Individuals who pay taxes to the United States must "report annually to the Internal Revenue Service (‘IRS’) any financial interests they have in any bank, securities, or other financial accounts in a foreign country." United States v. Williams , 489 Fed. App'x 655, 656 (4th Cir. 2012) (citing 31 U.S.C. § 5314(a) ). To do so, a taxpayer must file "a completed form TD F 90–22.1 (‘FBAR’) with the Department of the Treasury.... on or before June 30 of each calendar year with respect to foreign financial accounts maintained during the previous calendar year." Id. (citing 31 U.S.C. § 5314 ; 31 C.F.R. §§ 1010.350, 1010.306(c) ). If a taxpayer fails to file a timely FBAR, "the Secretary of the Treasury may impose a civil money penalty." Id. (citing 31 U.S.C. § 5321(a)(5)(A) ).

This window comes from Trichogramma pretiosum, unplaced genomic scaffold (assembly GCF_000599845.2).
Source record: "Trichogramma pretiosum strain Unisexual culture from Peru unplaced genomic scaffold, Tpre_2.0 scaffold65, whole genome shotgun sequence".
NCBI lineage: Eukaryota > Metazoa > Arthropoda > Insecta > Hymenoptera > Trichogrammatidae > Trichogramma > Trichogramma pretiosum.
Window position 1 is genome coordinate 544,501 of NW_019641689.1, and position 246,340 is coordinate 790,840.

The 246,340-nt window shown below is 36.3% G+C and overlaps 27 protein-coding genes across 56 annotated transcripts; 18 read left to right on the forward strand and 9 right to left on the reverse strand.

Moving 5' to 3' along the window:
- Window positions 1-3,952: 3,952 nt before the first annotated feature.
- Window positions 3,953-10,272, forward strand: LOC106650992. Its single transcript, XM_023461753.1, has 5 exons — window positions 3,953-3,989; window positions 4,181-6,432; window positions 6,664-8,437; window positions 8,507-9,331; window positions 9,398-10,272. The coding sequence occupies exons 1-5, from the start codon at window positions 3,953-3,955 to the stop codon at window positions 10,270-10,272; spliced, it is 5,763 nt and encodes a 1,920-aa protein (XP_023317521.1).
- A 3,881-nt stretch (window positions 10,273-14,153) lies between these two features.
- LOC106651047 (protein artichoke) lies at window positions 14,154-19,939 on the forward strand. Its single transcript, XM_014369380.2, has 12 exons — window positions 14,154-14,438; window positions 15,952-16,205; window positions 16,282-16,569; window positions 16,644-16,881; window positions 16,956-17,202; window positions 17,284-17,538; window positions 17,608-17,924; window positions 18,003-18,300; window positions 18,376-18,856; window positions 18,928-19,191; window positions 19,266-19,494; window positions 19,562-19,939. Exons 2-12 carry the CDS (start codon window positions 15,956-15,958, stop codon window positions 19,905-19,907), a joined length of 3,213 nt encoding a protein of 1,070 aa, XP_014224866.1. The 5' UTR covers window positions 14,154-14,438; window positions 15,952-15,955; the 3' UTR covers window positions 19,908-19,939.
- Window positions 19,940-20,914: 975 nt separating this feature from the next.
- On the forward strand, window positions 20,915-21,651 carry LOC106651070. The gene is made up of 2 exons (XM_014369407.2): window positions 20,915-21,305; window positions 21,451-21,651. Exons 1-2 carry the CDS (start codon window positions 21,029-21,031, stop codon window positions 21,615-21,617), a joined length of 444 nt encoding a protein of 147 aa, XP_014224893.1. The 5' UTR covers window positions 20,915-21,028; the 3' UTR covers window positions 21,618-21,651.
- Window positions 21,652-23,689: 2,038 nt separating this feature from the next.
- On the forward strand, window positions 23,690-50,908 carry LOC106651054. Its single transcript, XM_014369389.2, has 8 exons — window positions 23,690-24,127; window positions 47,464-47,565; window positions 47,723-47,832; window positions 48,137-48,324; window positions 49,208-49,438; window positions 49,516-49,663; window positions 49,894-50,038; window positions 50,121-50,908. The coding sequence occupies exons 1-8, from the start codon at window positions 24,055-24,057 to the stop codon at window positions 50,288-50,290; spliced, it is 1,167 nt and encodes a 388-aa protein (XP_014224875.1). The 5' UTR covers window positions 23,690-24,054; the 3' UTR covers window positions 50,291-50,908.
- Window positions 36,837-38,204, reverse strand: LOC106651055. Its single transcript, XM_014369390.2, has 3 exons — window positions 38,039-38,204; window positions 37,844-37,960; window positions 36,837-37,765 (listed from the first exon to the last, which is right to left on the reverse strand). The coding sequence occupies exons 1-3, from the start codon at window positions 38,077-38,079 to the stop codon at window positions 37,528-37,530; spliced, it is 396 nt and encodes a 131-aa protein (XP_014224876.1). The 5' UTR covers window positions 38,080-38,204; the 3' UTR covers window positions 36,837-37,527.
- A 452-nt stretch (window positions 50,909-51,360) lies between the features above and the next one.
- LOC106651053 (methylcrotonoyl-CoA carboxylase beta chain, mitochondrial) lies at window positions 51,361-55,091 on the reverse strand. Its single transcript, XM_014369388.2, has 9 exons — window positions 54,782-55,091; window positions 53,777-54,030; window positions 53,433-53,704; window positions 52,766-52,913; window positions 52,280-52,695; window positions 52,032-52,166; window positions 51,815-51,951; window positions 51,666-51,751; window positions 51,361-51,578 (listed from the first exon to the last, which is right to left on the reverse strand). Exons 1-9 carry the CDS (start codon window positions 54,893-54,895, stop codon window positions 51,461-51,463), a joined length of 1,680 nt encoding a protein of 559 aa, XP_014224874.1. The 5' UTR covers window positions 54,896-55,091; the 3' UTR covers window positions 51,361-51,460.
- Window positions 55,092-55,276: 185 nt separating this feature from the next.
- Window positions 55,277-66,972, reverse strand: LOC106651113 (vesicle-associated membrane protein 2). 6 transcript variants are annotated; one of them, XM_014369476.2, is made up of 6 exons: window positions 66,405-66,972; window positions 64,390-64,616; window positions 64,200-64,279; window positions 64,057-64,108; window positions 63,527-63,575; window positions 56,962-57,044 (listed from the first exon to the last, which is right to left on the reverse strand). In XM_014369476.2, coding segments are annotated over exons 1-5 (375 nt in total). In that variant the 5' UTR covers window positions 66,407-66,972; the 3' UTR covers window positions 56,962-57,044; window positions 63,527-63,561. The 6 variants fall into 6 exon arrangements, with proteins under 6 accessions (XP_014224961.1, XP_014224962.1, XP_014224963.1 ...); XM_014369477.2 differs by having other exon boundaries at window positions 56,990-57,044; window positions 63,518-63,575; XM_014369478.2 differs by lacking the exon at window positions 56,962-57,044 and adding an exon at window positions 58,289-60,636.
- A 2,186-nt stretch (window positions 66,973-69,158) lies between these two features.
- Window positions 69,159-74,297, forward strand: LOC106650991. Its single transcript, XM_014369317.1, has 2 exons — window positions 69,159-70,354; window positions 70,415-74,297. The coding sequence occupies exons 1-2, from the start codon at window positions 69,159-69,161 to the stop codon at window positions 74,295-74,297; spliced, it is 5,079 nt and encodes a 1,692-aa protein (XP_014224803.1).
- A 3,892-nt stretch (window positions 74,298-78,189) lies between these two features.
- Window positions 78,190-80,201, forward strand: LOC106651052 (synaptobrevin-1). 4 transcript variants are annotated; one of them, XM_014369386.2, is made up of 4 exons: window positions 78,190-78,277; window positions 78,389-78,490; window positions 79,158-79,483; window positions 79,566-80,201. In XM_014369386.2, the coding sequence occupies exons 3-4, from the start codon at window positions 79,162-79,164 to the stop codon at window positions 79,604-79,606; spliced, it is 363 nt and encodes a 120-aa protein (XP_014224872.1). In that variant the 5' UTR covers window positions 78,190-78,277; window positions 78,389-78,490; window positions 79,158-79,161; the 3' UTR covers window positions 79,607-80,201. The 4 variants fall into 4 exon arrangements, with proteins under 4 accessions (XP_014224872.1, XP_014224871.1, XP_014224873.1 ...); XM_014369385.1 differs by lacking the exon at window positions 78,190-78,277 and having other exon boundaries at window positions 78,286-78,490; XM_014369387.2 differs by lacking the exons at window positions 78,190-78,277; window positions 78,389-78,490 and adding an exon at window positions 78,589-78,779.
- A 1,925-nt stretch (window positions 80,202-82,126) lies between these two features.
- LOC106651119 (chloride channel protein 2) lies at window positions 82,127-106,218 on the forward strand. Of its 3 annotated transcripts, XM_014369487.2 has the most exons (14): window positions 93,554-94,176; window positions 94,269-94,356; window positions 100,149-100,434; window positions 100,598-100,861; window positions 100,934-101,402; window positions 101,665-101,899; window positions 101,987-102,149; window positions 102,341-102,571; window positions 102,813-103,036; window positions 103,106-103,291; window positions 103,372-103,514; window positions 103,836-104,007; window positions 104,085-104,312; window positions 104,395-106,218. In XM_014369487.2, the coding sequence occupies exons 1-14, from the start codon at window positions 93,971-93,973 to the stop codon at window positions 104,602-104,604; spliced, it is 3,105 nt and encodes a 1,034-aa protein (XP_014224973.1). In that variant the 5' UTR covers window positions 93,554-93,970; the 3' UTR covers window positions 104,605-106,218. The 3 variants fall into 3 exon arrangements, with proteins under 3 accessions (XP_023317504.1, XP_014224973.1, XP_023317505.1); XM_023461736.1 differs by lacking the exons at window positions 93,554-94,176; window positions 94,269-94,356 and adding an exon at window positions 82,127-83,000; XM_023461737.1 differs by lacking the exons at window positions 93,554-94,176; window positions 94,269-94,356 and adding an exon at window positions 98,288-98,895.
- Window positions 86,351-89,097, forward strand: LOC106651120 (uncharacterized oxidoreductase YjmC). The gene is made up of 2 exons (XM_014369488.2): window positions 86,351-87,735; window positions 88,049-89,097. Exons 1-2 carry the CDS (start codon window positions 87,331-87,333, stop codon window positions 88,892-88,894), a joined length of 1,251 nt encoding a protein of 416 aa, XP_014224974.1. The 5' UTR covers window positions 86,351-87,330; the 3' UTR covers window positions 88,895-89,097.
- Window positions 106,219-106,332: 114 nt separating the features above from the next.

When a violation is not "willful," the amount of civil penalty is capped at $ 10,000. 31 U.S.C. § 5321(a)(5)(B)(i). In contrast, "[i]n the case of any person willfully violating, or willfully causing any violation of, any provision of section 5314, ... the maximum penalty [of $ 10,000 for a non-willful violation] shall be increased to the greater of—(I) $ 100,000, or (II) 50 percent of the [balance in the account at the time of the violation]." 31 U.S.C. § 5321(a)(5)(C)(i) ; see United States v. Shinday , No. 18-CV-6891-CAS-EX, 2018 WL 6330424, at *3 (C.D. Cal. Dec. 3, 2018) (quoting 31 U.S.C. § 5321(a)(5)(C) and noting that Congress removed the original $ 100,000 cap on penalties for willful violations when it amended the statute in 2004).